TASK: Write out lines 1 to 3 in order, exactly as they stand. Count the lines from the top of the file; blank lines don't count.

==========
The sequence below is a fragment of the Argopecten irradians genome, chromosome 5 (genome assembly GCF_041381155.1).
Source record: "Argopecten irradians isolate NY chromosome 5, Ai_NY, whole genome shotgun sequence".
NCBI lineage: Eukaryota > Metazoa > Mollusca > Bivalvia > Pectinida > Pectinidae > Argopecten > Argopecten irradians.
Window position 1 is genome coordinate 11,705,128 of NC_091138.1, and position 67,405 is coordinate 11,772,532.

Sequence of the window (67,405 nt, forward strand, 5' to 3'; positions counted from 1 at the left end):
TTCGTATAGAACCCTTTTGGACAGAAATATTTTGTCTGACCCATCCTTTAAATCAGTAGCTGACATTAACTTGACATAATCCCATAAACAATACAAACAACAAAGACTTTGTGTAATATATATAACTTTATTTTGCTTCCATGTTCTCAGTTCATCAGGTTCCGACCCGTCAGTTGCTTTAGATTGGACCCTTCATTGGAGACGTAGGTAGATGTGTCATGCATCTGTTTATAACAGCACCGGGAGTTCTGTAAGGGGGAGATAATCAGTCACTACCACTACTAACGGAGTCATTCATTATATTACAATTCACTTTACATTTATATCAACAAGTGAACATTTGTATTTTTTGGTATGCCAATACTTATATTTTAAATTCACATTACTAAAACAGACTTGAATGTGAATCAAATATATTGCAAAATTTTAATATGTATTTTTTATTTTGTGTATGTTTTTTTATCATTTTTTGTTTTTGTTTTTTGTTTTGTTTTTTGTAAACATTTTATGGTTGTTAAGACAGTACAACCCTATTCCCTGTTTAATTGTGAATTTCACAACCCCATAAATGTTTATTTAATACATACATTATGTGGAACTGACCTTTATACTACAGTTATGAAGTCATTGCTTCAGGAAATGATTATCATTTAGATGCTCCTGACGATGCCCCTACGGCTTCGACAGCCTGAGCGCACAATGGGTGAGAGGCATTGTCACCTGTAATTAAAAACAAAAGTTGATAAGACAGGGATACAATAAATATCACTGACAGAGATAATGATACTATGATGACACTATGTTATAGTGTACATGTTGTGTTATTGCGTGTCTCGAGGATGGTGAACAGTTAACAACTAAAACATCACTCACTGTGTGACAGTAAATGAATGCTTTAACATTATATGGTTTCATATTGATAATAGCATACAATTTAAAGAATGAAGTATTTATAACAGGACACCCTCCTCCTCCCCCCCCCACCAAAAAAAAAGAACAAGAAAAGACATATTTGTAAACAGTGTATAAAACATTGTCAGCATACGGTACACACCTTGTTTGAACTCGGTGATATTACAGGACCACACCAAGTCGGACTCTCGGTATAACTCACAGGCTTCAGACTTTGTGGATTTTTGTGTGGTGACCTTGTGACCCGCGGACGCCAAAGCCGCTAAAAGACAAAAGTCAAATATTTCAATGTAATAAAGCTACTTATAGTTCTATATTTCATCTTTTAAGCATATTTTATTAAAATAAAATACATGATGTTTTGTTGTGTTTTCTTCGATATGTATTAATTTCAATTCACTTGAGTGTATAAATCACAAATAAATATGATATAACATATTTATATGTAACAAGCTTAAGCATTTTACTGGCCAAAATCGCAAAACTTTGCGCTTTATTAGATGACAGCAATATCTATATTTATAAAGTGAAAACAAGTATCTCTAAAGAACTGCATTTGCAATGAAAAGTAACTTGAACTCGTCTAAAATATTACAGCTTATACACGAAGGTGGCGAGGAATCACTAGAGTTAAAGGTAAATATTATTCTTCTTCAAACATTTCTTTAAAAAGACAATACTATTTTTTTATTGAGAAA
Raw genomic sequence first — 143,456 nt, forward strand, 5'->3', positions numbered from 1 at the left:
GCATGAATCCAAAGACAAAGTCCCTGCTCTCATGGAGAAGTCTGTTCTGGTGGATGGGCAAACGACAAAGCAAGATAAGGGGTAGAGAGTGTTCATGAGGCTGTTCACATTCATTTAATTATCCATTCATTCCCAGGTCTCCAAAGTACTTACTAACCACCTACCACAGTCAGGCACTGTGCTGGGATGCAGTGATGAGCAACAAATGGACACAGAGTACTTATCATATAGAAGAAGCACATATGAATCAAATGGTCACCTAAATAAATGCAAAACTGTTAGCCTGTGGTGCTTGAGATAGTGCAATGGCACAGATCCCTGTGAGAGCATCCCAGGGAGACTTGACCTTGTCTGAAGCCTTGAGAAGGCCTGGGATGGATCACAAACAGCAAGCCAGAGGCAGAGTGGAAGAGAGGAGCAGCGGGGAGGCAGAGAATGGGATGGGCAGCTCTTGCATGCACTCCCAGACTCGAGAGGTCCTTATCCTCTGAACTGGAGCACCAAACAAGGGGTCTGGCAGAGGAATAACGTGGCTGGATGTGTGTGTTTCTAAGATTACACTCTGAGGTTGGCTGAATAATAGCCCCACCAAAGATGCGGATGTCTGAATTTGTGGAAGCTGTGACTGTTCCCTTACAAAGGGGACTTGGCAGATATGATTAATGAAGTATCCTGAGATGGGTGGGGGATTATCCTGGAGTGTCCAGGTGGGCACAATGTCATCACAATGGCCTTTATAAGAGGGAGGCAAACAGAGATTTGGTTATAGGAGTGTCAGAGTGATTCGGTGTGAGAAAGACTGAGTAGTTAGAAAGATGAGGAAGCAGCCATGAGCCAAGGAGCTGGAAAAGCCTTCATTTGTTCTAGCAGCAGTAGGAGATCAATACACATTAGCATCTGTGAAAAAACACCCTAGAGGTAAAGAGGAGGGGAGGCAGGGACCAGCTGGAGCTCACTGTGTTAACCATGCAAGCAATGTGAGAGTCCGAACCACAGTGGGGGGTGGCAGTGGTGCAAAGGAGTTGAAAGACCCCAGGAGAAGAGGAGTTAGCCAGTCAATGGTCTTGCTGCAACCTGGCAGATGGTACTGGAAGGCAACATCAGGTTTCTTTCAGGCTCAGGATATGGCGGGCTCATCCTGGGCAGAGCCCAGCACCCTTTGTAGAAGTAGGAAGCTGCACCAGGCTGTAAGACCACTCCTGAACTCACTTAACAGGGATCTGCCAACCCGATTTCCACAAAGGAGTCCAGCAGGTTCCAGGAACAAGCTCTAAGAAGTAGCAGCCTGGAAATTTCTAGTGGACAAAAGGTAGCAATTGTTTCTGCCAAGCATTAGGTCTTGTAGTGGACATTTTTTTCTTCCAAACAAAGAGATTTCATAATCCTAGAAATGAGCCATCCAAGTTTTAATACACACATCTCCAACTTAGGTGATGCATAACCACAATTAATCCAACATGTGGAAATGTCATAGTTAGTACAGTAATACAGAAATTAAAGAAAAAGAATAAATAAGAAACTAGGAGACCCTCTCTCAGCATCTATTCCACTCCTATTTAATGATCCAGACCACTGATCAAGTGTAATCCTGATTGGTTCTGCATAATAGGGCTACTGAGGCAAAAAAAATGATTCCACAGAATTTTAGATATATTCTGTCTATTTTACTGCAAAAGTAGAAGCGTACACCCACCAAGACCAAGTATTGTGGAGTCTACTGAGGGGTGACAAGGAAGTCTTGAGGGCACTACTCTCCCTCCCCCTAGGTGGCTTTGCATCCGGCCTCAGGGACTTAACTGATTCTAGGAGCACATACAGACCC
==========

The sequence below is a fragment of the Argopecten irradians genome, chromosome 5 (genome assembly GCF_041381155.1).
Source record: "Argopecten irradians isolate NY chromosome 5, Ai_NY, whole genome shotgun sequence".
NCBI lineage: Eukaryota > Metazoa > Mollusca > Bivalvia > Pectinida > Pectinidae > Argopecten > Argopecten irradians.